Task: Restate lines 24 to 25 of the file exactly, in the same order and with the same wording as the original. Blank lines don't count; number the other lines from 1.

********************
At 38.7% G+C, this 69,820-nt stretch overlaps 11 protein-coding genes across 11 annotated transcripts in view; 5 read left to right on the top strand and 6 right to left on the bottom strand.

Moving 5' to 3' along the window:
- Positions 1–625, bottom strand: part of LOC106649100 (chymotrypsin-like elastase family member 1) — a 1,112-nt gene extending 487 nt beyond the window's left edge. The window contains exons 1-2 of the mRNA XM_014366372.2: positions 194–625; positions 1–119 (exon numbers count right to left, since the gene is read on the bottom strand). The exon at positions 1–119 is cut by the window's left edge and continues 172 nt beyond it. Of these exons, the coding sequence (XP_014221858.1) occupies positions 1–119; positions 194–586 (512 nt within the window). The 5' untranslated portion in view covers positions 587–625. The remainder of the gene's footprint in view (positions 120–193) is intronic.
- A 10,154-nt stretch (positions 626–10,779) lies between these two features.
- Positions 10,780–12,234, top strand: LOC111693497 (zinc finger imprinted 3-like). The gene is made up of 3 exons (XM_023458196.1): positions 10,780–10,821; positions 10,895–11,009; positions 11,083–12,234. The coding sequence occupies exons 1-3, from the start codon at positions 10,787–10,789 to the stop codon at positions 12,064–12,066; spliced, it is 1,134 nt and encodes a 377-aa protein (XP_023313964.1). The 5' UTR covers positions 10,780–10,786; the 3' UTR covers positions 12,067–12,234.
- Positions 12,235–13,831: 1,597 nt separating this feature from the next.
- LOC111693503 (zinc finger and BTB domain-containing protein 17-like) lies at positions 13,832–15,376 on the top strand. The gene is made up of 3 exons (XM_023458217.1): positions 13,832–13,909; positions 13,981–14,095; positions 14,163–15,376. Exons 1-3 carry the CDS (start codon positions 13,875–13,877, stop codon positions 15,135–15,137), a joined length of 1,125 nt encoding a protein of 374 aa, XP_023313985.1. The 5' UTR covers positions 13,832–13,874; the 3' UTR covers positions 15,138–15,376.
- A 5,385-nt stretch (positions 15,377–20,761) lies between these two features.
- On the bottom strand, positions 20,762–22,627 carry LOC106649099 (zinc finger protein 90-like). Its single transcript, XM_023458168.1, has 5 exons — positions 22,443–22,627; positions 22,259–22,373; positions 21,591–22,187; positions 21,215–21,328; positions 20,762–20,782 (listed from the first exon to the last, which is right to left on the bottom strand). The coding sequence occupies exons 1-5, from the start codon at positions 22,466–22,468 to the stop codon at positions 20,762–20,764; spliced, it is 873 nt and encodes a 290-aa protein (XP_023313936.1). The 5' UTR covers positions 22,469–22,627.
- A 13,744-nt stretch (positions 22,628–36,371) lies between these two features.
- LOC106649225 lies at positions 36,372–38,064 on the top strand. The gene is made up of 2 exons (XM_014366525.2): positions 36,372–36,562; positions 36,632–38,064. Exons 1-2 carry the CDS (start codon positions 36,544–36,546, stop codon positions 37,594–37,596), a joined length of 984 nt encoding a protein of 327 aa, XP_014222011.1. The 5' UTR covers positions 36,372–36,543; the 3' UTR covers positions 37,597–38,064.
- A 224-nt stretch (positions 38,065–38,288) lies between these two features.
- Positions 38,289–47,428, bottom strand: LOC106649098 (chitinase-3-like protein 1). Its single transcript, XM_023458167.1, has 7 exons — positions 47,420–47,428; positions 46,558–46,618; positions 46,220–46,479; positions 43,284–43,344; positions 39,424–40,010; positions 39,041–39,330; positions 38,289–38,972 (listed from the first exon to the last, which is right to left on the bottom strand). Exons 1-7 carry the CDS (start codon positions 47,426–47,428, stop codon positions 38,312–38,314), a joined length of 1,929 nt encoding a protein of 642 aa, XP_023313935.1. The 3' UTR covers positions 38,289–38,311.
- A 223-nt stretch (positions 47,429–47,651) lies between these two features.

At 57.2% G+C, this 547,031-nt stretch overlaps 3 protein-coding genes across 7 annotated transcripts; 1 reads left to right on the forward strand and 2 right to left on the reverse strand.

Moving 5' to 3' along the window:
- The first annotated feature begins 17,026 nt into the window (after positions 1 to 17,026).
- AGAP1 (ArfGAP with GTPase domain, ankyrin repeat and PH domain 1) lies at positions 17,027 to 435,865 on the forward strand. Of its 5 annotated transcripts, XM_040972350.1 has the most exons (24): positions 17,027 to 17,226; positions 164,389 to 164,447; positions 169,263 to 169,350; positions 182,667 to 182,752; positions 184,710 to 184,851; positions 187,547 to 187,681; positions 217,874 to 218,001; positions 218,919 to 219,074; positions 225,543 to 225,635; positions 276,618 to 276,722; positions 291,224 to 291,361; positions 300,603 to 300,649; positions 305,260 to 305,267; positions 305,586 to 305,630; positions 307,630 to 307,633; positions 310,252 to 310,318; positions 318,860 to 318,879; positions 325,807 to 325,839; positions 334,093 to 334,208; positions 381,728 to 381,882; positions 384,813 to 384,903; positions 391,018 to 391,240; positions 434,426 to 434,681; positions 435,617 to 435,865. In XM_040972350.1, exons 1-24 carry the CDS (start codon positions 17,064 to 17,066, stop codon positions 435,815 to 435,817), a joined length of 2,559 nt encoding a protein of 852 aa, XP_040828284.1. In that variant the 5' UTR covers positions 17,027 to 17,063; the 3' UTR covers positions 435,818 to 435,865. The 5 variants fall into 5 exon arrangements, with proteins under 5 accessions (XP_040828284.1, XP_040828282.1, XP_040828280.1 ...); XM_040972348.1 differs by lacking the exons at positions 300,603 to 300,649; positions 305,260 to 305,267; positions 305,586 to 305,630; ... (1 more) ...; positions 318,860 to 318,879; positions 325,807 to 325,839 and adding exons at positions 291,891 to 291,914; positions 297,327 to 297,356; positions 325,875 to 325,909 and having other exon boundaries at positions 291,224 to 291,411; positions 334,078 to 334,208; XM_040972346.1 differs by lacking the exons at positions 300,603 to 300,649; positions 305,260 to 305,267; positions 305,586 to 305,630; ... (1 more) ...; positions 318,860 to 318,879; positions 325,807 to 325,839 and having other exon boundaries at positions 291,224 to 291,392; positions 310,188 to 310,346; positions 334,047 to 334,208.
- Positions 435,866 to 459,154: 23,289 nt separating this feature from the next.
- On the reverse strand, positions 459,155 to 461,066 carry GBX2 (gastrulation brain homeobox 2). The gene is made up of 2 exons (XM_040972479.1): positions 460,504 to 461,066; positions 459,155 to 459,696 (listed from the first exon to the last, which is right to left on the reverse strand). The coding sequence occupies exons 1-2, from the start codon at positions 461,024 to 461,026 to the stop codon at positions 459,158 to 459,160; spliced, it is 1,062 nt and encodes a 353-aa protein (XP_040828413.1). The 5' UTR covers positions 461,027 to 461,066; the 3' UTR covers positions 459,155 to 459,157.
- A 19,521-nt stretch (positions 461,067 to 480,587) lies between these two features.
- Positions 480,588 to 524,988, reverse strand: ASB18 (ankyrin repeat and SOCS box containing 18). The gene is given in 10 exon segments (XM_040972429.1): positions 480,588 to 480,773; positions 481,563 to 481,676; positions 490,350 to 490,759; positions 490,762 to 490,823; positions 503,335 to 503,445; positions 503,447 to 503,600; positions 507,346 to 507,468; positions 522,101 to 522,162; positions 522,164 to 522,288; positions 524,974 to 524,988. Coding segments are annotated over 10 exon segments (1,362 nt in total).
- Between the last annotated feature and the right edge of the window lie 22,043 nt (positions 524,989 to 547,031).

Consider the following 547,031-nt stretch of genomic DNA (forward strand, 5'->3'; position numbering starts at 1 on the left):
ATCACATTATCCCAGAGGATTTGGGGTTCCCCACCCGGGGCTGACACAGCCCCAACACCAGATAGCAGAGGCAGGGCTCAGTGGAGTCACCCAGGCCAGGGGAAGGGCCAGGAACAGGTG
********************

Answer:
Consider the following 547,031-nt stretch of genomic DNA (forward strand, 5'->3'; position numbering starts at 1 on the left):
ATCACATTATCCCAGAGGATTTGGGGTTCCCCACCCGGGGCTGACACAGCCCCAACACCAGATAGCAGAGGCAGGGCTCAGTGGAGTCACCCAGGCCAGGGGAAGGGCCAGGAACAGGTG